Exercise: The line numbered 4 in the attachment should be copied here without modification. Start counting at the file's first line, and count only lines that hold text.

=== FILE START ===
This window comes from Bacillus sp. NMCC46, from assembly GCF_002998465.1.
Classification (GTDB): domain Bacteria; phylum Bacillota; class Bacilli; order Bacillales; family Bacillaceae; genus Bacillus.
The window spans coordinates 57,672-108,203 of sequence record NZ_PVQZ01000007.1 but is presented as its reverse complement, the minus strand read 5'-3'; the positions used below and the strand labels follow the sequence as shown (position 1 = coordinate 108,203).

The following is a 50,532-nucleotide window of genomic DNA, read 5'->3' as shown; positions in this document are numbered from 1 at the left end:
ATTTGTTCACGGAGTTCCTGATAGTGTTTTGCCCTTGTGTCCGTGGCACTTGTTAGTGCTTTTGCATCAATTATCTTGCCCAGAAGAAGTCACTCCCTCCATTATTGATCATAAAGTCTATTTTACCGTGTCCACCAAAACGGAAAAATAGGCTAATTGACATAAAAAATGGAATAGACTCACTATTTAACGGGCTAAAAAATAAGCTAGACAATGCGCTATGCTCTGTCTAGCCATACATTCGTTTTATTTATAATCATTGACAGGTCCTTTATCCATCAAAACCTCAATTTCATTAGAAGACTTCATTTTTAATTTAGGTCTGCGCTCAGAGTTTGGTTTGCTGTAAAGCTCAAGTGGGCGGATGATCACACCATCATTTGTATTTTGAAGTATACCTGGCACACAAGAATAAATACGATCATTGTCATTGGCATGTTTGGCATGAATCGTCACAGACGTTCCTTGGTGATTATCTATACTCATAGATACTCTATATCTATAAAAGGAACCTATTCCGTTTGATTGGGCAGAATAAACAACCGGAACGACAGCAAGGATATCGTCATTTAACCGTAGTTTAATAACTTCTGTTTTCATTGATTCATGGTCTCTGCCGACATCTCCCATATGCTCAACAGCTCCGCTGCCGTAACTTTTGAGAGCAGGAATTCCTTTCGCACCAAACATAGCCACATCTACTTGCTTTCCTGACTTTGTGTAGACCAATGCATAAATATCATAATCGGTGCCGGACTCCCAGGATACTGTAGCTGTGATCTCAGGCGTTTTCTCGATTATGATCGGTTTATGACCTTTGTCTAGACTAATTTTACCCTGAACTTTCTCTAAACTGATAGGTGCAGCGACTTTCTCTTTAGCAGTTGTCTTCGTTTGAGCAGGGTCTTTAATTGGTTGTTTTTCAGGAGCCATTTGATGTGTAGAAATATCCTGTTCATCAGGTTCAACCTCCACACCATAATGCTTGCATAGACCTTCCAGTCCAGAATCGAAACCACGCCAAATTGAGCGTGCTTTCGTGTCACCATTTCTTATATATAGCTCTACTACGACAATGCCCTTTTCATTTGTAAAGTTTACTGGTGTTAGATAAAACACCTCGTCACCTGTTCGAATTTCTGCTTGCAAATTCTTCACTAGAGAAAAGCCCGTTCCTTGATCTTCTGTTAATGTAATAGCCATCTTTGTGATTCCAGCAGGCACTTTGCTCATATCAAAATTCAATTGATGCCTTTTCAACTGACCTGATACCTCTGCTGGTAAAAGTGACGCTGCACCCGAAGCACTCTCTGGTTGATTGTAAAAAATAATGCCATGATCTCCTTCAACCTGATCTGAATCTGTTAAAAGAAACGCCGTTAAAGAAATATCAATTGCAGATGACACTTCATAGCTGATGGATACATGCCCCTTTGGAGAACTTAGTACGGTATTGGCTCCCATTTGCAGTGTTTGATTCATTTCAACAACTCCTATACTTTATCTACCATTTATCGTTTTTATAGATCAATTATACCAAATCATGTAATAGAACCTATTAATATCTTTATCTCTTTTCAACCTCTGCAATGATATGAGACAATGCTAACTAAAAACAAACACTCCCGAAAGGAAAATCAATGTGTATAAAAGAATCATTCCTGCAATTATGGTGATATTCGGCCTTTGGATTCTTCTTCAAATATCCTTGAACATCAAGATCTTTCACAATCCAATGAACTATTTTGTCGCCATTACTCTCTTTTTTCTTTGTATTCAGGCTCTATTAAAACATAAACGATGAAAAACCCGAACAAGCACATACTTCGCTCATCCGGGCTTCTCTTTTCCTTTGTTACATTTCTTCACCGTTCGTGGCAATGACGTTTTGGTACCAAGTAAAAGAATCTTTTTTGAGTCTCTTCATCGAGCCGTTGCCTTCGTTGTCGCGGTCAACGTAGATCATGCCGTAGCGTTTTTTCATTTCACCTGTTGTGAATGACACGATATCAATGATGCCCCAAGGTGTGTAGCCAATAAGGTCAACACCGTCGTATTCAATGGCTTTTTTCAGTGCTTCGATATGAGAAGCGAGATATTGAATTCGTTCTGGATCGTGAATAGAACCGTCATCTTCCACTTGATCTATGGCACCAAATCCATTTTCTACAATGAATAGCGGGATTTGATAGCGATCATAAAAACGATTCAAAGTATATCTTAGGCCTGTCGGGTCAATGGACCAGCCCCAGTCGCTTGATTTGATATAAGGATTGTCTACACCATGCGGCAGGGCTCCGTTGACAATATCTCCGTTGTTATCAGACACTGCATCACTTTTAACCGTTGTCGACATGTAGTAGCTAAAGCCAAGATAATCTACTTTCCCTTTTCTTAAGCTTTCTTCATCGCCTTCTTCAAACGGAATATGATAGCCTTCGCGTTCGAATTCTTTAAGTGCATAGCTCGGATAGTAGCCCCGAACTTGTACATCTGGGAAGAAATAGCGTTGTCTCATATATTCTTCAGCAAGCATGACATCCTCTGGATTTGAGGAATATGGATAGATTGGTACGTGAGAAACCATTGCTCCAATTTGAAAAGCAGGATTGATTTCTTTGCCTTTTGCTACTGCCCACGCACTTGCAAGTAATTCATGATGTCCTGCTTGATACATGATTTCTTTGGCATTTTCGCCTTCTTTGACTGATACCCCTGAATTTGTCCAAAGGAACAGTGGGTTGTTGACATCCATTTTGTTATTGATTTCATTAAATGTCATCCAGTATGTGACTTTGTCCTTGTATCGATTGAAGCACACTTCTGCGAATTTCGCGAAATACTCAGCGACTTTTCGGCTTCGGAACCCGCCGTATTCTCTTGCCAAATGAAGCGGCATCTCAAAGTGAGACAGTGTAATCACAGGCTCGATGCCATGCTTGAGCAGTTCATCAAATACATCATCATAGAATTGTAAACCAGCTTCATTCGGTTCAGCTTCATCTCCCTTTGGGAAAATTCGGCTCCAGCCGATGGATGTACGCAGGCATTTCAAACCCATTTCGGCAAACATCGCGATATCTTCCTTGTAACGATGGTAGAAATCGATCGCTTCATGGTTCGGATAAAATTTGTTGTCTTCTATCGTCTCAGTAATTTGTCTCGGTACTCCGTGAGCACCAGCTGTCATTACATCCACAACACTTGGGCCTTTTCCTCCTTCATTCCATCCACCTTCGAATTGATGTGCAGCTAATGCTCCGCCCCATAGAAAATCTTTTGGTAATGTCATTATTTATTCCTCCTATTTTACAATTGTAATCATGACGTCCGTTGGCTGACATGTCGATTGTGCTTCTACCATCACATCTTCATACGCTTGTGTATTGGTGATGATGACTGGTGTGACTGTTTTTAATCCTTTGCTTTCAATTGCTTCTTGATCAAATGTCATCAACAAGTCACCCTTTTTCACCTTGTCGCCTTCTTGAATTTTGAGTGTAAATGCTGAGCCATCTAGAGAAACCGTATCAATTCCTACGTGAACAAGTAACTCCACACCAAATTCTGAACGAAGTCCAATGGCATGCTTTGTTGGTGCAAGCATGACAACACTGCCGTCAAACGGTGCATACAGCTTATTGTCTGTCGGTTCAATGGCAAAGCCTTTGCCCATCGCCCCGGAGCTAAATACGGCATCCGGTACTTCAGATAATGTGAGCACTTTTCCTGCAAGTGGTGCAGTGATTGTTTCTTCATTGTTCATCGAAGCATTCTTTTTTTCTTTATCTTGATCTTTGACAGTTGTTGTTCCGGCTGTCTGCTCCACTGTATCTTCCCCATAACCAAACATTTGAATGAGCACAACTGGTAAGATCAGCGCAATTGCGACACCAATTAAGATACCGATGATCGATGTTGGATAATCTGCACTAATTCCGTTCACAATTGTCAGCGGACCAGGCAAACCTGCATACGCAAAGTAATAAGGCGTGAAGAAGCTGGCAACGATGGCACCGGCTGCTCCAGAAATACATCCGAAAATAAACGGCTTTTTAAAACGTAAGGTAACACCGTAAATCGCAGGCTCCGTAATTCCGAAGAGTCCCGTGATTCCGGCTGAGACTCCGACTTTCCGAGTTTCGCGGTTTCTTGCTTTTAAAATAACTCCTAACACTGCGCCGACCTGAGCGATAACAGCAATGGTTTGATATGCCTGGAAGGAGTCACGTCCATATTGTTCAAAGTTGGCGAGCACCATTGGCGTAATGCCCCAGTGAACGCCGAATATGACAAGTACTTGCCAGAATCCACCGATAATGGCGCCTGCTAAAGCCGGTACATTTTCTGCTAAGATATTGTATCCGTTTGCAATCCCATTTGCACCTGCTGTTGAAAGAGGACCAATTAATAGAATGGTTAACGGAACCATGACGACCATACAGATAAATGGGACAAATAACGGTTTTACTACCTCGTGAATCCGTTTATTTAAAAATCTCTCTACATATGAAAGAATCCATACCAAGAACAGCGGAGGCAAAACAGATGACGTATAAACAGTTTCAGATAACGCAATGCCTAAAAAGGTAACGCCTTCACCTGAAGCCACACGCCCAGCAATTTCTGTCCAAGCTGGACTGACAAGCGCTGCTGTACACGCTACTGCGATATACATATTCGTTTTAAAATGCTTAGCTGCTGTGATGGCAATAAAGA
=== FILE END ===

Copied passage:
The following is a 50,532-nucleotide window of genomic DNA, read 5'->3' as shown; positions in this document are numbered from 1 at the left end: